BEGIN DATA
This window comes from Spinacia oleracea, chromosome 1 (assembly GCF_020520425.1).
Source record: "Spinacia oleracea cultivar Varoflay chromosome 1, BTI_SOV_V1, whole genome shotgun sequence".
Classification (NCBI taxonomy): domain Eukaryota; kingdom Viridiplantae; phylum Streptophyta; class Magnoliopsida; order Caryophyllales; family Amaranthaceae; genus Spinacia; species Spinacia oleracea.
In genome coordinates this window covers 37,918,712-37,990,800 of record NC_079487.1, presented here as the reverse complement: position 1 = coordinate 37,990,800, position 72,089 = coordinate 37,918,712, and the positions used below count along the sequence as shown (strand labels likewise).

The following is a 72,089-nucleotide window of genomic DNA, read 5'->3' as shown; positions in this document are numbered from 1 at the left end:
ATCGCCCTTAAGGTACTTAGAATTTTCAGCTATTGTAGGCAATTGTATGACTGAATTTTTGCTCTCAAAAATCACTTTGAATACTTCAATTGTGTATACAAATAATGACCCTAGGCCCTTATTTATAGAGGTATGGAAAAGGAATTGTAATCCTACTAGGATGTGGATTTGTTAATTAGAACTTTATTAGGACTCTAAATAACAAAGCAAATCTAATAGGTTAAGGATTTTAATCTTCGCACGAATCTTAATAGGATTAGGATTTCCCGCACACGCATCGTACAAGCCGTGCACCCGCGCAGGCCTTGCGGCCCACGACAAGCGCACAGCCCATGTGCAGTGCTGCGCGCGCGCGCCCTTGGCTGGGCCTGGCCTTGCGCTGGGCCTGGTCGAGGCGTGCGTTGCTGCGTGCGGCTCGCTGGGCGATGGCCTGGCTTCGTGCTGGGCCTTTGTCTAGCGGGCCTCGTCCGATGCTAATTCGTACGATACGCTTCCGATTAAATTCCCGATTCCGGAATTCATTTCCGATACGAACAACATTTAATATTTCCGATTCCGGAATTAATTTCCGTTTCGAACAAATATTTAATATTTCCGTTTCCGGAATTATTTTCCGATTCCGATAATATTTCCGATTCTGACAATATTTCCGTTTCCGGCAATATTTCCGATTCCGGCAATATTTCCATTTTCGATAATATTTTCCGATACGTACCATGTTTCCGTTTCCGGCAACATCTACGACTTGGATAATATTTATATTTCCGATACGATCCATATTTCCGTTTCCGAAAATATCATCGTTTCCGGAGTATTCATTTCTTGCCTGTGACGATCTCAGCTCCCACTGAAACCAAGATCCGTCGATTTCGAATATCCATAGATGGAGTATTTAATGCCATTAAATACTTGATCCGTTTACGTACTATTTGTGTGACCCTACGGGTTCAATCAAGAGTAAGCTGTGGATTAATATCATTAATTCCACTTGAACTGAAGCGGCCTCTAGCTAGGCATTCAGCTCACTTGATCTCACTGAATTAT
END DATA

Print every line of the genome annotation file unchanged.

This window comes from Spinacia oleracea, chromosome 1 (assembly GCF_020520425.1).
Source record: "Spinacia oleracea cultivar Varoflay chromosome 1, BTI_SOV_V1, whole genome shotgun sequence".
Classification (NCBI taxonomy): domain Eukaryota; kingdom Viridiplantae; phylum Streptophyta; class Magnoliopsida; order Caryophyllales; family Amaranthaceae; genus Spinacia; species Spinacia oleracea.
In genome coordinates this window covers 37,918,712-37,990,800 of record NC_079487.1, presented here as the reverse complement: position 1 = coordinate 37,990,800, position 72,089 = coordinate 37,918,712, and the positions used below count along the sequence as shown (strand labels likewise).

The following is a 72,089-nucleotide window of genomic DNA, read 5'->3' as shown; positions in this document are numbered from 1 at the left end:
ATCGCCCTTAAGGTACTTAGAATTTTCAGCTATTGTAGGCAATTGTATGACTGAATTTTTGCTCTCAAAAATCACTTTGAATACTTCAATTGTGTATACAAATAATGACCCTAGGCCCTTATTTATAGAGGTATGGAAAAGGAATTGTAATCCTACTAGGATGTGGATTTGTTAATTAGAACTTTATTAGGACTCTAAATAACAAAGCAAATCTAATAGGTTAAGGATTTTAATCTTCGCACGAATCTTAATAGGATTAGGATTTCCCGCACACGCATCGTACAAGCCGTGCACCCGCGCAGGCCTTGCGGCCCACGACAAGCGCACAGCCCATGTGCAGTGCTGCGCGCGCGCGCCCTTGGCTGGGCCTGGCCTTGCGCTGGGCCTGGTCGAGGCGTGCGTTGCTGCGTGCGGCTCGCTGGGCGATGGCCTGGCTTCGTGCTGGGCCTTTGTCTAGCGGGCCTCGTCCGATGCTAATTCGTACGATACGCTTCCGATTAAATTCCCGATTCCGGAATTCATTTCCGATACGAACAACATTTAATATTTCCGATTCCGGAATTAATTTCCGTTTCGAACAAATATTTAATATTTCCGTTTCCGGAATTATTTTCCGATTCCGATAATATTTCCGATTCTGACAATATTTCCGTTTCCGGCAATATTTCCGATTCCGGCAATATTTCCATTTTCGATAATATTTTCCGATACGTACCATGTTTCCGTTTCCGGCAACATCTACGACTTGGATAATATTTATATTTCCGATACGATCCATATTTCCGTTTCCGAAAATATCATCGTTTCCGGAGTATTCATTTCTTGCCTGTGACGATCTCAGCTCCCACTGAAACCAAGATCCGTCGATTTCGAATATCCATAGATGGAGTATTTAATGCCATTAAATACTTGATCCGTTTACGTACTATTTGTGTGACCCTACGGGTTCAATCAAGAGTAAGCTGTGGATTAATATCATTAATTCCACTTGAACTGAAGCGGCCTCTAGCTAGGCATTCAGCTCACTTGATCTCACTGAATTAT